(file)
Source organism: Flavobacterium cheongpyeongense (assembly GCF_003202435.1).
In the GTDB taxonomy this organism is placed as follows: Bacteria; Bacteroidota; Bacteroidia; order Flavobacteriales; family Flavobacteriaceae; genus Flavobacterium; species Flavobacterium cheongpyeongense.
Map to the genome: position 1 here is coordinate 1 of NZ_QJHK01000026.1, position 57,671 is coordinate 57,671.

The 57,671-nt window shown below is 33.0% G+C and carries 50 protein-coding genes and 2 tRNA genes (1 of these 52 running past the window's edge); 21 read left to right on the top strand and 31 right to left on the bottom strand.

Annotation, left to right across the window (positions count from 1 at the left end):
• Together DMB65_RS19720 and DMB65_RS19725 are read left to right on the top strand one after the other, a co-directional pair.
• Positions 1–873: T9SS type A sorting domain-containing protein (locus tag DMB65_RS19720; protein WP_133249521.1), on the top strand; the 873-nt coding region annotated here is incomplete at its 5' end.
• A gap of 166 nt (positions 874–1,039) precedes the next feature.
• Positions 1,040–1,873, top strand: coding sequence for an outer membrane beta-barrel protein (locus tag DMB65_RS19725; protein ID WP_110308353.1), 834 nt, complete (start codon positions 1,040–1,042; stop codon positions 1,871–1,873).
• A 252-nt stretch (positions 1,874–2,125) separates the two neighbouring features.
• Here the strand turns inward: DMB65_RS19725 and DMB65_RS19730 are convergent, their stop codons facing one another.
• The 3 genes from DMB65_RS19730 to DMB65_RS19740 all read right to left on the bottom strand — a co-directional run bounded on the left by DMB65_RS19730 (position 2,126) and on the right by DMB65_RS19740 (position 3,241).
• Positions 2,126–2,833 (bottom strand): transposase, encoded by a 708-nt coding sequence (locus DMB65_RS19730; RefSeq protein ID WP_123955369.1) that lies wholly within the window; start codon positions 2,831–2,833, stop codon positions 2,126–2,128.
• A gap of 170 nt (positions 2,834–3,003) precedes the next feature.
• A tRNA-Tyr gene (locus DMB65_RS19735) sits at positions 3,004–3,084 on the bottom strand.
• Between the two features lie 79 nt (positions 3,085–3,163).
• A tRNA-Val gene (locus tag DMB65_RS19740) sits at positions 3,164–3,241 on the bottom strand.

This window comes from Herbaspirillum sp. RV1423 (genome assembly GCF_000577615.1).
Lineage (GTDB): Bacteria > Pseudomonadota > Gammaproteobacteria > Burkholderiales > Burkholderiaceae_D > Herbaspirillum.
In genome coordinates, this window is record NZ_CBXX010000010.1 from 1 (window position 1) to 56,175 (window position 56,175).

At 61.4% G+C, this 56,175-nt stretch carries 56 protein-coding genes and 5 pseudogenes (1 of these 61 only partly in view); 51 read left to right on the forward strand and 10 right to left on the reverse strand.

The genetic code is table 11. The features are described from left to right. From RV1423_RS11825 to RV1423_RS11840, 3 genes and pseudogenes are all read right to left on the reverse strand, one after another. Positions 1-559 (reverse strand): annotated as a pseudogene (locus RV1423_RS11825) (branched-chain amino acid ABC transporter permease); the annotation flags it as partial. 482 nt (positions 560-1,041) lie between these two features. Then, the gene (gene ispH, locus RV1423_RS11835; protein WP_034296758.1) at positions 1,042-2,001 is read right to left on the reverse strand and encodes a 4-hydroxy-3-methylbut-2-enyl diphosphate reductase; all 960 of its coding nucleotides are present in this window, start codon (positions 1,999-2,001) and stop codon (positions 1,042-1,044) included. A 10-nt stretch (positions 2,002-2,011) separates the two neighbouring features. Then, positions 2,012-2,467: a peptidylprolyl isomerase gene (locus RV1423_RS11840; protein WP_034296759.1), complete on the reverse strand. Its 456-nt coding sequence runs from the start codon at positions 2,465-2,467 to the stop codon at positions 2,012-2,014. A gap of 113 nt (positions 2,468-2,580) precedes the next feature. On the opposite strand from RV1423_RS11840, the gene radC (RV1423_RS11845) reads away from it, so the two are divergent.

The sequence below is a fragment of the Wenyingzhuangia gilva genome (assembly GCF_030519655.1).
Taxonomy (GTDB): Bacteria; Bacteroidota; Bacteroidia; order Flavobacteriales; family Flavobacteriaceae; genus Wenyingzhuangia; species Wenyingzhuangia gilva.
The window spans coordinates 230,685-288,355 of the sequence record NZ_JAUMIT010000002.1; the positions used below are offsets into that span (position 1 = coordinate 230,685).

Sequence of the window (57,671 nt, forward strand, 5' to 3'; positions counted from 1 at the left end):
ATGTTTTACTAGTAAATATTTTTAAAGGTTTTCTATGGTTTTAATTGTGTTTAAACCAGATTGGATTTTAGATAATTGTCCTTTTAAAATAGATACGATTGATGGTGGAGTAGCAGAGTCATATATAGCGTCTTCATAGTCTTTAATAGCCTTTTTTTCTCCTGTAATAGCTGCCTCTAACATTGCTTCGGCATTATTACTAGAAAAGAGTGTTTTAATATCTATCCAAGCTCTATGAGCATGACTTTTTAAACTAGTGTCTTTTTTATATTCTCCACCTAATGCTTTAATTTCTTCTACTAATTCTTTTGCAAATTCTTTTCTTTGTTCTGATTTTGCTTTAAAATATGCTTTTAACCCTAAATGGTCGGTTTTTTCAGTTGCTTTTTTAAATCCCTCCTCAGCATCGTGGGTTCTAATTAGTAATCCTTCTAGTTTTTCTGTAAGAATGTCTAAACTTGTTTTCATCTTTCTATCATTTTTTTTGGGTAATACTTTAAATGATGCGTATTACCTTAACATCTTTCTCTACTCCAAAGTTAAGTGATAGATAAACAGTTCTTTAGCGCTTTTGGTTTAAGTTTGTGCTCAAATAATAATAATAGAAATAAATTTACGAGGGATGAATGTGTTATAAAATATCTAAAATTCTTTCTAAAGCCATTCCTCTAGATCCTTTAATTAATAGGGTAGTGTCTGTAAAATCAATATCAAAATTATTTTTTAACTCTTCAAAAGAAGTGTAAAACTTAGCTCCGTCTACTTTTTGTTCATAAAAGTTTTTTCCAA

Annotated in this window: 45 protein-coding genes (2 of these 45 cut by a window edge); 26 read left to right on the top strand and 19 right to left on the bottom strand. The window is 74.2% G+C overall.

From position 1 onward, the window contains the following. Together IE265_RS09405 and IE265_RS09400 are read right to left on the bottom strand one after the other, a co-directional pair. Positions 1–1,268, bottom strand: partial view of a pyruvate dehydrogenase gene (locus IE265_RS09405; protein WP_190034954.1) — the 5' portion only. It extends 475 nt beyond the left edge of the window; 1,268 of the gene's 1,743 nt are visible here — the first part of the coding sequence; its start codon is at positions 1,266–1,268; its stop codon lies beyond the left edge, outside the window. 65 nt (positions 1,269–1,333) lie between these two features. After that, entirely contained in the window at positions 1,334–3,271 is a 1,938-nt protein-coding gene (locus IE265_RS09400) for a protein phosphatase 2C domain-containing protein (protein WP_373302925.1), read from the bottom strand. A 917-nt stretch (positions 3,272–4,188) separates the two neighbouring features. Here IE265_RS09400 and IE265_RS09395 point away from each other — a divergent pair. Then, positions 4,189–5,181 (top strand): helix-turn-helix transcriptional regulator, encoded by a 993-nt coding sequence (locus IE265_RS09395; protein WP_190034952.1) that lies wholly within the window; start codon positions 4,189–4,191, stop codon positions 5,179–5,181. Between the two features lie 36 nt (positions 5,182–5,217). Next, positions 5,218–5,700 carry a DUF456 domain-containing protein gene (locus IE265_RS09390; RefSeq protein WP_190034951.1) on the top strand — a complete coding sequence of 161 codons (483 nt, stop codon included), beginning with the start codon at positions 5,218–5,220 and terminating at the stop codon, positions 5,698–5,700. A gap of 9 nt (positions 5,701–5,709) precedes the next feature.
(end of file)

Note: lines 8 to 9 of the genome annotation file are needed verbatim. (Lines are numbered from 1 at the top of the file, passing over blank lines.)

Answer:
• A gap of 166 nt (positions 874–1,039) precedes the next feature.
• Positions 1,040–1,873, top strand: coding sequence for an outer membrane beta-barrel protein (locus tag DMB65_RS19725; protein ID WP_110308353.1), 834 nt, complete (start codon positions 1,040–1,042; stop codon positions 1,871–1,873).